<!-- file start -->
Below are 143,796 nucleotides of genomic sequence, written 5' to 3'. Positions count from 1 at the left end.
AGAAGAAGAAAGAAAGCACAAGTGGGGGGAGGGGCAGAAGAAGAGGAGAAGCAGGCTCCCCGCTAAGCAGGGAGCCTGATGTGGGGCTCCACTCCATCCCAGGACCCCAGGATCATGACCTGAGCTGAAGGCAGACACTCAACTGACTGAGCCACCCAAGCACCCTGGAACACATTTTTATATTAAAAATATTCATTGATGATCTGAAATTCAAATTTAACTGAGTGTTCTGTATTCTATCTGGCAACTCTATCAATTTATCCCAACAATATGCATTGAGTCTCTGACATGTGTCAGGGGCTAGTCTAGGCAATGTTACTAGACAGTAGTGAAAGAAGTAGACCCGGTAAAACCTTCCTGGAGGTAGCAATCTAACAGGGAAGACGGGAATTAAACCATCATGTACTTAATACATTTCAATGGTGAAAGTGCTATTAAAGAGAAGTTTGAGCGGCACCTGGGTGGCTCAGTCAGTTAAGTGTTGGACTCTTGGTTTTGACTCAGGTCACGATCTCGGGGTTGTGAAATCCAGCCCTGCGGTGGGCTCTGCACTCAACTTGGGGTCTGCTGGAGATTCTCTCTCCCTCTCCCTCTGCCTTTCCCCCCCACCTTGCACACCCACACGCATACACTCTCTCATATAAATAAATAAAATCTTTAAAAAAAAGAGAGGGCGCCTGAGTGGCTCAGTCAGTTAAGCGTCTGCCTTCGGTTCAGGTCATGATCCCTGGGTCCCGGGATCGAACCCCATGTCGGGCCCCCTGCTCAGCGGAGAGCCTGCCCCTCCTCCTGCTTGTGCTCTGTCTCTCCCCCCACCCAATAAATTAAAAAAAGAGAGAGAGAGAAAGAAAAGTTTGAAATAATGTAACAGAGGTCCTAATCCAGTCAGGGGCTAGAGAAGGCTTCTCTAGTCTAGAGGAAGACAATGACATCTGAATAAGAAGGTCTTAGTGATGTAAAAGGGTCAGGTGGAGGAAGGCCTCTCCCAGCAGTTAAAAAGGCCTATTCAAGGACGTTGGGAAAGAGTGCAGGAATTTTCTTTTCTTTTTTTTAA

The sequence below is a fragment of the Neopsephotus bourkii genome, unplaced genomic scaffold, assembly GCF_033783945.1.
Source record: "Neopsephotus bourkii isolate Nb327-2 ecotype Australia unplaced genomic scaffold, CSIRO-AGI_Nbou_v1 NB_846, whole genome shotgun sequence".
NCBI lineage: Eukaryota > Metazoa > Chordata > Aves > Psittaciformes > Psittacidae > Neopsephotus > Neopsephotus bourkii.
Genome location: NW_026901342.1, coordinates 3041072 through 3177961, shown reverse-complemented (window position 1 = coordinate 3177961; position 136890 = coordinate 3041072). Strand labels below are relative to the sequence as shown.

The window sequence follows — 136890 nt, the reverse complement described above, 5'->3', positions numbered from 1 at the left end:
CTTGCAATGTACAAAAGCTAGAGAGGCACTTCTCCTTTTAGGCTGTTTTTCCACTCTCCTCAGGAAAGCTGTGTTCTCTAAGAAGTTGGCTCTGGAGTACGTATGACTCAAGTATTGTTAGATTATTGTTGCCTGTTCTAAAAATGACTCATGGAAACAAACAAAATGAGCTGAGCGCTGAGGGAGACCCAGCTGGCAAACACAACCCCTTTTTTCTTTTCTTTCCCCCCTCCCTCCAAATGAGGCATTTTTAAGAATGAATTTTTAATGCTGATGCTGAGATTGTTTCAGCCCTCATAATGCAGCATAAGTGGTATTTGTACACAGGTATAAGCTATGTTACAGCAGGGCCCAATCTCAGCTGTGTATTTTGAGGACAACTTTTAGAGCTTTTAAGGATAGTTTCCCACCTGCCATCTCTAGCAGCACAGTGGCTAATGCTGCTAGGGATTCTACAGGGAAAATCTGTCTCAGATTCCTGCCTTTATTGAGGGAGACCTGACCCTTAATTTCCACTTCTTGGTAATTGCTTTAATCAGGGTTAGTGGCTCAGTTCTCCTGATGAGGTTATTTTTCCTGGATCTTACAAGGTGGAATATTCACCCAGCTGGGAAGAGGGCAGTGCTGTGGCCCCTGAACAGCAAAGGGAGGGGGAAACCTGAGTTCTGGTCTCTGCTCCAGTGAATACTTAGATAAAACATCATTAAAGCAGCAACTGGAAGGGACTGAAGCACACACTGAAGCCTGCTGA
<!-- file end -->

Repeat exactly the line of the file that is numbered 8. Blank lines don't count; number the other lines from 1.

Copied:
CTTGCAATGTACAAAAGCTAGAGAGGCACTTCTCCTTTTAGGCTGTTTTTCCACTCTCCTCAGGAAAGCTGTGTTCTCTAAGAAGTTGGCTCTGGAGTACGTATGACTCAAGTATTGTTAGATTATTGTTGCCTGTTCTAAAAATGACTCATGGAAACAAACAAAATGAGCTGAGCGCTGAGGGAGACCCAGCTGGCAAACACAACCCCTTTTTTCTTTTCTTTCCCCCCTCCCTCCAAATGAGGCATTTTTAAGAATGAATTTTTAATGCTGATGCTGAGATTGTTTCAGCCCTCATAATGCAGCATAAGTGGTATTTGTACACAGGTATAAGCTATGTTACAGCAGGGCCCAATCTCAGCTGTGTATTTTGAGGACAACTTTTAGAGCTTTTAAGGATAGTTTCCCACCTGCCATCTCTAGCAGCACAGTGGCTAATGCTGCTAGGGATTCTACAGGGAAAATCTGTCTCAGATTCCTGCCTTTATTGAGGGAGACCTGACCCTTAATTTCCACTTCTTGGTAATTGCTTTAATCAGGGTTAGTGGCTCAGTTCTCCTGATGAGGTTATTTTTCCTGGATCTTACAAGGTGGAATATTCACCCAGCTGGGAAGAGGGCAGTGCTGTGGCCCCTGAACAGCAAAGGGAGGGGGAAACCTGAGTTCTGGTCTCTGCTCCAGTGAATACTTAGATAAAACATCATTAAAGCAGCAACTGGAAGGGACTGAAGCACACACTGAAGCCTGCTGA